The Grand Students

One of the new workshops I did this time was to teach the grand students.

There are many kids who come to the orchestra site everyday to learn how to play the instruments. All of them are learning music through the members of the OSK whom they idolize. As many children don't go to regular schools, usually kids are there from the morning until the evening, gathering and practicing, using limited amount of instruments and materials that have been donated through the years. Every morning, when I arrived at the orchestra site, the first sight was often children practicing.

On Day 5 of the workshop, some of the OSK musicians I teach asked me if I would listen to their students a little to give them some guidance, which I happily agreed with. They immediately gathered all of their students, and within minutes, about 20 students showed up holding old instruments and music stands. They are between age 12 and 24. I started with the same fundamental excercise I have been working with the members of the orchestra. (The beauty of all the fundamental studies I have given them is that anyone from beginners to professionals can use them and apply the same basic principal, as it is often written in a very simple way. I just had to be a bit flexible and simplify them for the children.) And soon, I discovered that they have the same attention span as adults! Here in New York, I often have a hard time keeping children's attention for more than 5 minutes at a time, but there, they were so eager to learn and they were just so focused.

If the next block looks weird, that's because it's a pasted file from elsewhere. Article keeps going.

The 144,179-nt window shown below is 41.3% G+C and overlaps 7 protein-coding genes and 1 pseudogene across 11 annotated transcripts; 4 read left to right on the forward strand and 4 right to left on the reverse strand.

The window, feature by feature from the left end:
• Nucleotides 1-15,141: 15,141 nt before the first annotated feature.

This inspired me then to keep the grand students and incorporate the musicians I teach to act as my assistant teachers - Go around all the students and check their postures, sound etc. Then I asked some of them to take over and teach the students, as other musicians and I observe to see what and how he/she teach, and had discussions later. So in the end, we all learned a lot. - Grand students learned new ways to practice, musicians I teach learned new ways to teach, and I learned so much about each individuals. This idea came from a simple wish from some musicians, but now I have decided to incorporate more into our future workshops!